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coverpic flag Canada - Full Moon 165 - 02/28/10

Steve Raegele
Last Century

Songlines is quite the go-to label for interesting jazz guitar records at the moment, what with last year's impressive sophomore album by Ryan Blotnick and the explosive world-jazz-folk-rock mash-up of Sean Noonan's Boxing Dreams. And now, with Steve Raegele's Last Century, we have another engaging, atmospheric album of instrumentals for guitar, double bass and drums.

Last Century begins with the title track, a gorgeous, low-level thrum, like a searchlight slowly passing over the walls of a cave, testing to see if any perils lurk in the shadows. But wait! With "Triangle - Sisyphus", bats descend from the walls of the cave, flapping around your ears. Raegele's tangled guitar figures are knocked about by rapid-fire rimshots and hi-hat hits. And then the track eases into the wonderfully titled "Janet Jackson".

"Janet Jackson" is just one of the tracks that showcases the strengths of this ensemble. It begins with some tentative meandering on all three instruments, then Raegele takes the lead with a lovely, building overdriven riff, the bass and drums loping into step behind him. It's the kind of passage that feels simultaneously triumphant yet conscious of the fleeting nature of this triumph. Fittingly, the track breaks down again, this time into slightly more confident explorations, but still punctuated by awkward fits and starts. Some angular arpeggios stagger up the guitar neck, then the song returns to the lazy smears of the intro. An interesting wander that makes the overdriven 'climax' all the more triumphant on repeat listens - it's certainly a sneaky one.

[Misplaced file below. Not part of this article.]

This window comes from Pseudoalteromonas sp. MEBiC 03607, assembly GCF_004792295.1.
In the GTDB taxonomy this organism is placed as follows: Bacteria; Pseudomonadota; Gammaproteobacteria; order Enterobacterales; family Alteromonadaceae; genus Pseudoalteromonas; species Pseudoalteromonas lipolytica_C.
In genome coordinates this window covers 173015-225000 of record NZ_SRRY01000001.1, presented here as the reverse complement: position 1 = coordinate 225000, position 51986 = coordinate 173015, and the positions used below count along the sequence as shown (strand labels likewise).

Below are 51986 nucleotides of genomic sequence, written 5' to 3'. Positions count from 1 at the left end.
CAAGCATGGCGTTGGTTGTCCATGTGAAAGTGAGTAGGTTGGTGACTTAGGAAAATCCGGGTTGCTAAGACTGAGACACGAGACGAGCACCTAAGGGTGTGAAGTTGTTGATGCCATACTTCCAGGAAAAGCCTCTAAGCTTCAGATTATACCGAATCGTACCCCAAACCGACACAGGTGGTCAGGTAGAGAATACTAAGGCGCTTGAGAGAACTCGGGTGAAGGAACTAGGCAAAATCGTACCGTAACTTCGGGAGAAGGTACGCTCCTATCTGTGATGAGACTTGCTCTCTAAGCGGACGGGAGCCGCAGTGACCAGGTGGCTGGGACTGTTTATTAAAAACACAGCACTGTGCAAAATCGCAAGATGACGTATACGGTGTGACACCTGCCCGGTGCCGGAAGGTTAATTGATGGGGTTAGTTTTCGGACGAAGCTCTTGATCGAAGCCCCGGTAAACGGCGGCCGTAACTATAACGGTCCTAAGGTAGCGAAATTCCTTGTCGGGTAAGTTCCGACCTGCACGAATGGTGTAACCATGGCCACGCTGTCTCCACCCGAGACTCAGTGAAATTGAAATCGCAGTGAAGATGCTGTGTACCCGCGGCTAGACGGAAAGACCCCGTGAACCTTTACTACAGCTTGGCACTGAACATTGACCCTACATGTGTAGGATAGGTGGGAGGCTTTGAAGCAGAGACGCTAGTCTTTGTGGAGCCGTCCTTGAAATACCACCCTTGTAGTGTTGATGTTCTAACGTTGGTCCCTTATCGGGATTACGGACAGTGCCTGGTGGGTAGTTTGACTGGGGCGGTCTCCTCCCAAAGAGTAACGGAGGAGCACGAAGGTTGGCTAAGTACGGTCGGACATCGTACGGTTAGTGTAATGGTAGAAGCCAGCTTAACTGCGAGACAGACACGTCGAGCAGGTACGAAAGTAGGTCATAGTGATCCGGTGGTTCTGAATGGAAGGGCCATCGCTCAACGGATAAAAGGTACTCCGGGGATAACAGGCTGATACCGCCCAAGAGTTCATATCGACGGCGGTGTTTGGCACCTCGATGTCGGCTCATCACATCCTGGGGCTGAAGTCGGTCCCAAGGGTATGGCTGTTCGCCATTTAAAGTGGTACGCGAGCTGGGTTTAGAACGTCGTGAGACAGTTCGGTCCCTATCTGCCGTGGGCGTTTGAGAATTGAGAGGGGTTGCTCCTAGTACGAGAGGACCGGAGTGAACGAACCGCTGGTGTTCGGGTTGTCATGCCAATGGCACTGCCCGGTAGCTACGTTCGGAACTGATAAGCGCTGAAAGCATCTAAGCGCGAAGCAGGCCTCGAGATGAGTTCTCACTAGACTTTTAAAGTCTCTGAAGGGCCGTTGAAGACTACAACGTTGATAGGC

Equally sneaky is Raegele's use of effects. One thing that I find frustrating about most jazz guitarists is their stubborn adherence to a clean, 'jazzy' (ahem) guitar tone. Raegele is smarter than that, pushing his amp into nice, warm break-up when the song calls for it, adding the occasional blur and shimmer of delay, reverb or tremolo. It's enviably skilled. I dig. He also knows when to trace out spindly lines and when to chop out some beefy riffs. This combination of just the right guitar sound with the right melodic/rhythmic feel is bloody satisfying, especially on the wonderful "Stop Short". Perversely, at the end of this track, one of the players is heard to laugh, "I think we should not do that again!" - no, please, do that again! Not jazz enough? Who knows...

The eerie tremolo guitar lines of "Triangle - Daedalus" make for a lovely ambient break before "The Opposite" introduces some welcome new instrumental textures: bowing on the bass and some scratchy punctuation on the guitar. When the driving beat kicks in it's a real fist-in-the-air moment as the trio get their rocks off again. Love it.

As with most jazz albums, I have to say that I do get a little bored in the second half, but that's probably more my penchant for other genres than any inherent failing on the part of the players or the music. There are some good tracks later in the album, such as the epic (and brilliantly named) "Fight Club the Rabbit", which has some strange synth tones blended into its quieter moments. However, sometimes the meandering passages on the longer pieces do give me an itch to skip forward a track. All that jazzy skittering can wreak havoc on a man's nerves.

Regardless, I've felt for a long while that there's a tonne of potential in the fertile middle ground between rock and jazz, and Steve Raegele is sowing his seed there. I dig your crops, man.

Copyright © 2010 Tim Clarke e-mail address

You may also want to check out our Steve Raegele article/review: - an interview with.

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